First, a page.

There are many parts to a Rheem furnace, but the most integral parts are the gas valve, the pilot burner and the thermocouple. The flame sensor rod, spark ignition and hot surface ignition are also important parts.
On Rheem furnaces, the gas valve serves as the gateway for gas when a thermostat is directed to change temperature. If heat is needed and an individual manually raises the temperature on the thermostat, the gas valve, which is usually electronically connected, opens and allows gas to shuttle through the furnace.
When the gas valve is set on "Pilot" or the manual setting for lighting, the pilot burner regulates the direction of the flame inside the furnace. Pilot burners guide the pathway of the pilot flame into the main site of burning. This allows the main burner ignition to respond properly to changes in heat setting.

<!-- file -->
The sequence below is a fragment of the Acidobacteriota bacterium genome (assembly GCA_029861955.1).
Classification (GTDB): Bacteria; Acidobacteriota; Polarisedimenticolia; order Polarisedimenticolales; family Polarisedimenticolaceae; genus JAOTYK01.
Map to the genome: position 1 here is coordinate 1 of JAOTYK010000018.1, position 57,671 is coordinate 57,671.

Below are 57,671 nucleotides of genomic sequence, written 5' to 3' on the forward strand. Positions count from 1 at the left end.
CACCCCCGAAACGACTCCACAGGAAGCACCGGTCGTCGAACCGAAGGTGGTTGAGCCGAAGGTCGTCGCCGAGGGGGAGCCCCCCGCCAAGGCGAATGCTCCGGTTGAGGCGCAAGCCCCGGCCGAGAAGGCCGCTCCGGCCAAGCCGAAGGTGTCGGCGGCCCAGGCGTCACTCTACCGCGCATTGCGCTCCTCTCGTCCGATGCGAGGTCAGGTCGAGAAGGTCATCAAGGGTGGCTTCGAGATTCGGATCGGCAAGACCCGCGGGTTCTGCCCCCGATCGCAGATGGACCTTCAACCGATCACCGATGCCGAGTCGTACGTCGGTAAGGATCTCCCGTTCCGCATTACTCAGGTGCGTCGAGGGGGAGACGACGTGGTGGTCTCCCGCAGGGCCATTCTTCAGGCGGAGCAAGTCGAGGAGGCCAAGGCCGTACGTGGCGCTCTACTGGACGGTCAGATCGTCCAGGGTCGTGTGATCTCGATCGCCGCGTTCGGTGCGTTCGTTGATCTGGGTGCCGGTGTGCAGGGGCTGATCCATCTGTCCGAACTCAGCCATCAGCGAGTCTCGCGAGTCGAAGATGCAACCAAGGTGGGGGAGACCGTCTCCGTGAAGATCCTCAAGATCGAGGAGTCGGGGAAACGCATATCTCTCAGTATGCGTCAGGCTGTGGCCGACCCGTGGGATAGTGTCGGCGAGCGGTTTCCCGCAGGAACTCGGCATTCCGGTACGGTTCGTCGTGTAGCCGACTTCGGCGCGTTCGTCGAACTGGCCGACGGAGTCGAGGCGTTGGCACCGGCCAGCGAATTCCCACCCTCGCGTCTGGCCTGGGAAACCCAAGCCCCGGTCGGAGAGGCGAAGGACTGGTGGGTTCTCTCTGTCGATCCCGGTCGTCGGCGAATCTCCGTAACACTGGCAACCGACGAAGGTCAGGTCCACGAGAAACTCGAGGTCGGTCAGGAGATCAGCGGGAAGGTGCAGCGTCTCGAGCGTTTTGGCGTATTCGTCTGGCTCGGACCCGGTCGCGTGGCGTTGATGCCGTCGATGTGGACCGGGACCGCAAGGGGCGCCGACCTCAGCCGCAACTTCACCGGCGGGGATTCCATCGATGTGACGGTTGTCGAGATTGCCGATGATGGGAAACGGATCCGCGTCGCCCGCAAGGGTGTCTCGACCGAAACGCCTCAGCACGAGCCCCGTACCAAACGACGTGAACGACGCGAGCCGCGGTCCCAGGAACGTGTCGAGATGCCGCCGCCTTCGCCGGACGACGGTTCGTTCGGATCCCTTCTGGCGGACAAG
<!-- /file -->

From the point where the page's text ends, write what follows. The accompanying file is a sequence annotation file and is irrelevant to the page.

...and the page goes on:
The thermocouple functions as the sensor for these changes in heat setting. By recognizing the difference in temperature of two semiconductors, the thermocouple tells the main unit of temperature changes via a voltage signal. Again, giving information to the main unit, the flame sensor rod alerts the burner if the ignitions have succeeded in igniting a flame.
Some Rheem furnaces have a spark ignition, while others use a less expensive hot surface ignition. The spark ignition is the site of spark plug and is responsible for creating combustion through an air-fuel mixture. The hot surface ignition utilizes a electric current and hot surface by means of ignition.